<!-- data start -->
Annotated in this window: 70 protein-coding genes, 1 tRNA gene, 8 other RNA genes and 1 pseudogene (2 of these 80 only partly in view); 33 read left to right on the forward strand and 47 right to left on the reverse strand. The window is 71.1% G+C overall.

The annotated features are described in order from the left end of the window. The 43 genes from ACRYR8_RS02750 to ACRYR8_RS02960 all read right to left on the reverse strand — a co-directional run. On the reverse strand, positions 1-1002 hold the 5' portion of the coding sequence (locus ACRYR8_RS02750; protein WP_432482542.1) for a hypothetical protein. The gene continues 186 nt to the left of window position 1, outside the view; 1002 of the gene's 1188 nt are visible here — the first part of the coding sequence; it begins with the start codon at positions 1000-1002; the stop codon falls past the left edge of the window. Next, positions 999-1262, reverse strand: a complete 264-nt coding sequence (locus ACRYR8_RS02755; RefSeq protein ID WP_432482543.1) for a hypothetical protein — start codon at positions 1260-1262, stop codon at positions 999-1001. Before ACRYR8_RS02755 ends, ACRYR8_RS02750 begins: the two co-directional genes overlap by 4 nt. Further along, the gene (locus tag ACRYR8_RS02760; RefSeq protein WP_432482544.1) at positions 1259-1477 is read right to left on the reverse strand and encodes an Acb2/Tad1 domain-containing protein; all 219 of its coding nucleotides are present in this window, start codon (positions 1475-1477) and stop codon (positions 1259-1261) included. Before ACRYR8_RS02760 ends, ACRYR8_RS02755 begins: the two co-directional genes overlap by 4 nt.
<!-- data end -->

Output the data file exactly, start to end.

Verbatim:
Annotated in this window: 70 protein-coding genes, 1 tRNA gene, 8 other RNA genes and 1 pseudogene (2 of these 80 only partly in view); 33 read left to right on the forward strand and 47 right to left on the reverse strand. The window is 71.1% G+C overall.

The annotated features are described in order from the left end of the window. The 43 genes from ACRYR8_RS02750 to ACRYR8_RS02960 all read right to left on the reverse strand — a co-directional run. On the reverse strand, positions 1-1002 hold the 5' portion of the coding sequence (locus ACRYR8_RS02750; protein WP_432482542.1) for a hypothetical protein. The gene continues 186 nt to the left of window position 1, outside the view; 1002 of the gene's 1188 nt are visible here — the first part of the coding sequence; it begins with the start codon at positions 1000-1002; the stop codon falls past the left edge of the window. Next, positions 999-1262, reverse strand: a complete 264-nt coding sequence (locus ACRYR8_RS02755; RefSeq protein ID WP_432482543.1) for a hypothetical protein — start codon at positions 1260-1262, stop codon at positions 999-1001. Before ACRYR8_RS02755 ends, ACRYR8_RS02750 begins: the two co-directional genes overlap by 4 nt. Further along, the gene (locus tag ACRYR8_RS02760; RefSeq protein WP_432482544.1) at positions 1259-1477 is read right to left on the reverse strand and encodes an Acb2/Tad1 domain-containing protein; all 219 of its coding nucleotides are present in this window, start codon (positions 1475-1477) and stop codon (positions 1259-1261) included. Before ACRYR8_RS02760 ends, ACRYR8_RS02755 begins: the two co-directional genes overlap by 4 nt.